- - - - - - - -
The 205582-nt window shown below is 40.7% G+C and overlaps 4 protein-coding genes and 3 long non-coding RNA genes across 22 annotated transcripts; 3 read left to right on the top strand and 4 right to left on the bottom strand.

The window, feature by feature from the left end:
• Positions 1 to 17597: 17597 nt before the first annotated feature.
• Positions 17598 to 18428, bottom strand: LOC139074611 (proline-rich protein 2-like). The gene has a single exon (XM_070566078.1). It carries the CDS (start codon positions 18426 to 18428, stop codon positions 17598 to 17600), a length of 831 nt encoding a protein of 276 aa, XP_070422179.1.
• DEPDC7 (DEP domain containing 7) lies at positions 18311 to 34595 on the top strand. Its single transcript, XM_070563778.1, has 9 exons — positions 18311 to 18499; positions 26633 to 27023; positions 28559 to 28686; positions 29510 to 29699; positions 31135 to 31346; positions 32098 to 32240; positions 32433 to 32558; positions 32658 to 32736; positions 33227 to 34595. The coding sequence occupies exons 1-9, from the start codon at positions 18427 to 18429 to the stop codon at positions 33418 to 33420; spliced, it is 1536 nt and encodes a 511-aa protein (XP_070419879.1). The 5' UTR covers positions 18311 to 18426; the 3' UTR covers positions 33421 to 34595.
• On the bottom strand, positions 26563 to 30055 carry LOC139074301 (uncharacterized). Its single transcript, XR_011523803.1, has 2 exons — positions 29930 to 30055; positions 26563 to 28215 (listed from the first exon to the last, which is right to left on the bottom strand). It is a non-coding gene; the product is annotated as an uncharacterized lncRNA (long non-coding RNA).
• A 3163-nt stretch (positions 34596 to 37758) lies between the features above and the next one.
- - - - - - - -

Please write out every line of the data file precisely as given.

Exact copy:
The 205582-nt window shown below is 40.7% G+C and overlaps 4 protein-coding genes and 3 long non-coding RNA genes across 22 annotated transcripts; 3 read left to right on the top strand and 4 right to left on the bottom strand.

The window, feature by feature from the left end:
• Positions 1 to 17597: 17597 nt before the first annotated feature.
• Positions 17598 to 18428, bottom strand: LOC139074611 (proline-rich protein 2-like). The gene has a single exon (XM_070566078.1). It carries the CDS (start codon positions 18426 to 18428, stop codon positions 17598 to 17600), a length of 831 nt encoding a protein of 276 aa, XP_070422179.1.
• DEPDC7 (DEP domain containing 7) lies at positions 18311 to 34595 on the top strand. Its single transcript, XM_070563778.1, has 9 exons — positions 18311 to 18499; positions 26633 to 27023; positions 28559 to 28686; positions 29510 to 29699; positions 31135 to 31346; positions 32098 to 32240; positions 32433 to 32558; positions 32658 to 32736; positions 33227 to 34595. The coding sequence occupies exons 1-9, from the start codon at positions 18427 to 18429 to the stop codon at positions 33418 to 33420; spliced, it is 1536 nt and encodes a 511-aa protein (XP_070419879.1). The 5' UTR covers positions 18311 to 18426; the 3' UTR covers positions 33421 to 34595.
• On the bottom strand, positions 26563 to 30055 carry LOC139074301 (uncharacterized). Its single transcript, XR_011523803.1, has 2 exons — positions 29930 to 30055; positions 26563 to 28215 (listed from the first exon to the last, which is right to left on the bottom strand). It is a non-coding gene; the product is annotated as an uncharacterized lncRNA (long non-coding RNA).
• A 3163-nt stretch (positions 34596 to 37758) lies between the features above and the next one.